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Thought Patterns

15 Responses

  1. Since I am a math teacher…I totally get this…great explanation.

  2. Magnumsmom says:

    I try, really try. Sadly I got my self-esteem from him. I feel if he left me I am not worthy of loving. Trying to change the input, my lawyer, the judge even my kids say he is an a-hole. But the heart doesn’t listen. Thanks for your input.

  3. Susan says:

    For Magnumsmom, if I may….It will come. It takes time. We, who have gone before, salute you and pray for you. One day you absolutely realize that you are worth it, wonderfully and perfectly made as you are. Keep reading Lisa, she has helped me a great deal.

  4. blogventer says:

    Okay, I have to admit I almost didn’t read this post, once you started w/ the math-stuff. But you’d promised to make it easy, so I soldiered on. Glad I did. What I take away from this is a reinforcement of something I experienced several weeks ago, and again, recently:

    A month or two ago H wanted to watch a movie with me. I hedged, not knowing if I could handle spending time around this man who has alternately ignored me/made me feel like the bad-guy since D-day (except when it’s about the kids). But, wanting to keep peace, and to see if we could somehow remain civil, I agreed. We settled on an action-flick. (I didn’t want to watch a rom-com with him.) Halfway in, I realized the main-guy’s daughter had the same name as H’s AP. And I knew that eventually the main-guy would say, “I love you, (her name).” Also, it was revealed that the main-guy had cheated on his wife (his daughter’s now-deceased mother) during their marriage. It was too much to be watching this movie, sitting on opposite ends of the sofa w/ H. With the action at high-climax, I bolted. (H never tried to find out why.) –> Recursive thinking. (?)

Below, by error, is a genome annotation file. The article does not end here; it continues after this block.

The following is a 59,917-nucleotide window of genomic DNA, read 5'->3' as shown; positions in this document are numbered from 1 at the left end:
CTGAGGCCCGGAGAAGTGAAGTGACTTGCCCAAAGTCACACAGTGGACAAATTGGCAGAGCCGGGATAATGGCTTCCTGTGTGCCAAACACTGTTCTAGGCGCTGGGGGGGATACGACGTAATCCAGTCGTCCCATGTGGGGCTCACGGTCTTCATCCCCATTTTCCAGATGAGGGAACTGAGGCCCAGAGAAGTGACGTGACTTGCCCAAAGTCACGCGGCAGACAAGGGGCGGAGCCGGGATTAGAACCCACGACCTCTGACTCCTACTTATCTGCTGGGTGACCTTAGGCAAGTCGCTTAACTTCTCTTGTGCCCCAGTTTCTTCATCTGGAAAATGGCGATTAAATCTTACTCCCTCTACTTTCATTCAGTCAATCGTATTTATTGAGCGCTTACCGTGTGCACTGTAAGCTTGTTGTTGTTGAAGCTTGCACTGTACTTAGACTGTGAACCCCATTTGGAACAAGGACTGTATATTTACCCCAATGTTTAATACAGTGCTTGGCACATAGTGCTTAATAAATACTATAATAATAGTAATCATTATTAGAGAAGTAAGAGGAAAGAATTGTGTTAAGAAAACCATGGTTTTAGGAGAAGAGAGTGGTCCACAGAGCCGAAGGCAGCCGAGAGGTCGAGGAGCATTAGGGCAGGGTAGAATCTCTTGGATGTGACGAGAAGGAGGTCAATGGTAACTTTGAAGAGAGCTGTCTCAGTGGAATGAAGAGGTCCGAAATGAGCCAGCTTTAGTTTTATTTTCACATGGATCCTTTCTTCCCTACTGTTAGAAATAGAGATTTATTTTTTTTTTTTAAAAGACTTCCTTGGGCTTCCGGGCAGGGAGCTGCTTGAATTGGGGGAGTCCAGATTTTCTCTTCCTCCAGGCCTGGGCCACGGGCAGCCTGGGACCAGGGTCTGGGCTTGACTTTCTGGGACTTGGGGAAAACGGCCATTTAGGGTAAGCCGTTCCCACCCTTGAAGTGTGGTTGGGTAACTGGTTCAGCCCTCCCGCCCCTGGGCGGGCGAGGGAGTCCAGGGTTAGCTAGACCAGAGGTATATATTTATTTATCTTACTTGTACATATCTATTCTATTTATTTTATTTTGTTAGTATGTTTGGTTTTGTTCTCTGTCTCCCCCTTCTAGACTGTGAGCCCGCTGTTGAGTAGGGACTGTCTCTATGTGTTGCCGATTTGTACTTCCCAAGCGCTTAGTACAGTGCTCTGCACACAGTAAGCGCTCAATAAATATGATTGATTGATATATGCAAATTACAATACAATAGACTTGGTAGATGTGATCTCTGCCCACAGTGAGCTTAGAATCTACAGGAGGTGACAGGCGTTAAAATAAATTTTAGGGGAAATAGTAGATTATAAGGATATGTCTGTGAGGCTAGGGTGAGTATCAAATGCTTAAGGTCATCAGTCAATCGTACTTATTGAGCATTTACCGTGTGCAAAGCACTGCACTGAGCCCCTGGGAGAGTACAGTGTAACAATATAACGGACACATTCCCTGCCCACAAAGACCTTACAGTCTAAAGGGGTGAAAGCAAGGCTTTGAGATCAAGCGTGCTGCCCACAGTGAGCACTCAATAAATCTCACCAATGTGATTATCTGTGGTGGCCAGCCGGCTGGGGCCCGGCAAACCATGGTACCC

But I realized later that If I’d been watching the movie alone I probably could have handled it, Similarly, I’ve had no problems watching rom-coms alone, w/o H. And recently, I read a book where the romantic male-lead had the same first name as my abusive ex-boyfriend. But I managed, for the most part, to not let this ruin the story for me. A few times it almost became an exercise in pushing past triggers, but I did it.–> Input-Output thinking. (?)

  5. The hardest part of my divorce…..
    Accepting that no matter what any outside stimulus occurred, I am still responsible for my life. I allowed “him to beat me into nothing “.
    I appreciate your breakdown of patterns.
    Very helpful and timely. If you find a short cut between knowing and doing. ….I am so there. ;).

    • I wish there was a shortcut…

      Still, it’s powerful to realize that you can choose your response regardless of the stimulus. One of those things things that is so simple but by no means easy.

  6. Chico says:

    Meditation is a great method to train your brain to do just what you suggested.

  1. November 10, 2014

    […] you thinking recursively or using input-output? It […]

  2. March 16, 2019

    […] paths. It can be a trap as its labyrinthine cords bind you to your past. Rumination thrives on recursive thought, one idea leading you to the next and to the next with no external […]

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